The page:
Gee, how I wish my house was paid for. It appears that I would need to take another mortgage on it, to get the money necessary for a first-class MBA. People I speak to have one and all assured me that getting a top-school MBA will pay for itself, but few can explain how ordinary folks can pay for the thing.
Of course, I'm in a foul mood for a number of reasons besides the sticker shock of schools. My dad has learned he is likely to be completely blind from macular degeneration inside of six months, and this after surgery for cataracts and treatment for glaucoma. Also, my daughter caught Strep Throat last week, and in the process of things my wife and I have come down with it as well, along with those ubiquitous "flu-like symptoms" that could be anything from a bad cold, to the first human cases of the Avian Flu in the United States.
So anyway, here I am trying to figure just what, precisely, I intend to do with my MBA after I earn it. Assuming, naturally, that two years of hard work and sacrifice will result in getting the degree. For a number of reasons, going to a school out-of-town or becoming a full-time student are not feasible options, so that leaves Online or Part-Time. There is a remote but real chance I could get into Rice or Texas (who now offers an MBA course in Houston), but while both of those schools enjoy solid reputations nationally, both run around $74,000 tuition for the program. Well, UT says $67,000 for tuition, but throws in another $7,000 for various fees and costs, so that it amounts to the same thing. My employer would reimburse me, but only up to $5,250 a year maximum. The tax benefits would amount to another $3,000 a year maybe, so that leaves me somewhere around $57,500 short of the deal. Suffice to say, I do not have $57,500 in discretionary funds available to me, which means getting a loan or scholarship. Unfortunately, my age, undergrad degree and GPA, to say nothing of how long ago I earned it, all work against scholarship hopes, and it is very difficult for a Part-Time student to get any love from the Federal Government in terms of a student loan. Argh.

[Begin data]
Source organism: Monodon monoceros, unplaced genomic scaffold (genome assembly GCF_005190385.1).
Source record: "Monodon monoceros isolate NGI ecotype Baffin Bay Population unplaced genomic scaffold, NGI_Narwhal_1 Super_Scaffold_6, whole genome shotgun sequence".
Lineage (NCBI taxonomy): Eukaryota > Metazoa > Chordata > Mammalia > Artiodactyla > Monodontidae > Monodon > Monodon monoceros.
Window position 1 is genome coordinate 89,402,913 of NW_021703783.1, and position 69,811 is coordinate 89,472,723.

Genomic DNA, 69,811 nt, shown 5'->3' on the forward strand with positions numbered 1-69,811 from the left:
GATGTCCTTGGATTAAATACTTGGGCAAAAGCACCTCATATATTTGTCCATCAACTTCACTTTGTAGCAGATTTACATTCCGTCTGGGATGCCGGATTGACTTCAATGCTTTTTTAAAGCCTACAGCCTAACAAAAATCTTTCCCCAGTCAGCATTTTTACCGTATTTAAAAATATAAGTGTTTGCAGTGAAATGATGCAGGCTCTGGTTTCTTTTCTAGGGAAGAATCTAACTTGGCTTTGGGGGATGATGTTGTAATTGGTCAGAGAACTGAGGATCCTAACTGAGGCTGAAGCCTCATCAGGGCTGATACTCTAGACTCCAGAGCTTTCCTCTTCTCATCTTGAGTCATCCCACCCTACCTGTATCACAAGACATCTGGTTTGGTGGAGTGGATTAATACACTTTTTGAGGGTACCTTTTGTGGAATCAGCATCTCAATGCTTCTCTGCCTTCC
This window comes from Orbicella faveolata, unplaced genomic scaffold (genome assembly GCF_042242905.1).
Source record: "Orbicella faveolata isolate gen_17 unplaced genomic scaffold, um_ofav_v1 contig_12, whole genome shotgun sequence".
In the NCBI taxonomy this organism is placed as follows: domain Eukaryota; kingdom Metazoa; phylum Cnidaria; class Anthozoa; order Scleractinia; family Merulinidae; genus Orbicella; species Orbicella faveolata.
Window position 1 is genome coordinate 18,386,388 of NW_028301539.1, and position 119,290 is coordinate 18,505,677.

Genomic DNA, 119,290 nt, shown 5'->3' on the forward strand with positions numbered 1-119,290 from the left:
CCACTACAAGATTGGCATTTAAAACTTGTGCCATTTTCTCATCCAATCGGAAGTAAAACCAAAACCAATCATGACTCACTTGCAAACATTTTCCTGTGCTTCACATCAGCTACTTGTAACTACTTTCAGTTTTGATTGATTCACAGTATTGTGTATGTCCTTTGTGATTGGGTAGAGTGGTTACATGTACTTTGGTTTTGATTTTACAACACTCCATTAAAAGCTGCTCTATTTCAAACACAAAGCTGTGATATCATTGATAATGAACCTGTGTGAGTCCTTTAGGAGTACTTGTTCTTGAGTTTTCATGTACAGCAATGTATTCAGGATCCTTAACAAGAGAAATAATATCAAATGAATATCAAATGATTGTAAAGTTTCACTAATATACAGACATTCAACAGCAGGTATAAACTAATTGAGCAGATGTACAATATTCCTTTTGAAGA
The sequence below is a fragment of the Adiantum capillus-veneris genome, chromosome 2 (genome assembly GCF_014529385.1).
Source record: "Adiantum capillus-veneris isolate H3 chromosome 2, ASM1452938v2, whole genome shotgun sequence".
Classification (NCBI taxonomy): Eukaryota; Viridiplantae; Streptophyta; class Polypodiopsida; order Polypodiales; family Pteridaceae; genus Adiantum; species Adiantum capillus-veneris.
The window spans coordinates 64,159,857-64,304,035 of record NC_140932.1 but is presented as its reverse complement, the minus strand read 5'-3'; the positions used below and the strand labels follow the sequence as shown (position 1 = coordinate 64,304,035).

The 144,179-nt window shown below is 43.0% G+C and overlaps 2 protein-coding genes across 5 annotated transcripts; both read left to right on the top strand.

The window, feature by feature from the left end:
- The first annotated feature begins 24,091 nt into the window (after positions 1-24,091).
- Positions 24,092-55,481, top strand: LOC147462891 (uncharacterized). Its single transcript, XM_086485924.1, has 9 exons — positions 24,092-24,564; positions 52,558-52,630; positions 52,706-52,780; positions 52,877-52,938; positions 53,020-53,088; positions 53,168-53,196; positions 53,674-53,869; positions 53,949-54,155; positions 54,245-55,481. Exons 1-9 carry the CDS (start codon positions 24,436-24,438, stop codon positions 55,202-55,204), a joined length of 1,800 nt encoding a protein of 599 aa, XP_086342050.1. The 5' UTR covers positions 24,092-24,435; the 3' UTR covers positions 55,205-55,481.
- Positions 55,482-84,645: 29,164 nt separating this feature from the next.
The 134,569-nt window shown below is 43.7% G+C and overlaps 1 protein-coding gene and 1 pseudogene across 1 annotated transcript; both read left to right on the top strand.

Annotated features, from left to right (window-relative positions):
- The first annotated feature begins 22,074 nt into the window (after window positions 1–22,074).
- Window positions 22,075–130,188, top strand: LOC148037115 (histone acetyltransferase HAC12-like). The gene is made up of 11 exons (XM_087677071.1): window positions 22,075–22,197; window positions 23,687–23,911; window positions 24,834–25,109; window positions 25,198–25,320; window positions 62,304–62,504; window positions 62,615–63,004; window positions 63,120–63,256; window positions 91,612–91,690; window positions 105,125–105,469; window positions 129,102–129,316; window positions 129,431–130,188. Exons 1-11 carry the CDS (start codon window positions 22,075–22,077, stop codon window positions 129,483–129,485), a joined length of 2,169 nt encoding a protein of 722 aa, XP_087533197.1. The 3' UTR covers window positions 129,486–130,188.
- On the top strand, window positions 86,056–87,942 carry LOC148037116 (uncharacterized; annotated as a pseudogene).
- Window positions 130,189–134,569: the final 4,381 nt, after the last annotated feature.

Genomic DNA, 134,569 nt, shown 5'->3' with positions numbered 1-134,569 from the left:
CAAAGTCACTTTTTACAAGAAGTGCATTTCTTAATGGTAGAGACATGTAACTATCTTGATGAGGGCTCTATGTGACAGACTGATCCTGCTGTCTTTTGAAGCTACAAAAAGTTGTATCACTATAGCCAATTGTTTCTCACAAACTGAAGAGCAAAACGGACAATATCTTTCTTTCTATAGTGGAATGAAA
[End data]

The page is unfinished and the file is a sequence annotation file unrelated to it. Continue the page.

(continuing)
I know, I know. Lots of students bite the bullet and sign on for that devil's deal and get a bank loan, hoping to pay it off after the super-job is lured in by their shiny MBA. But my whole career is Risk-Averse, and the notion of adding that much debt before I have a sure idea of who I will be working for as an MBA, much less how much I will be making, makes that a bad idea on most fronts.
I understand Scrooge much better these days.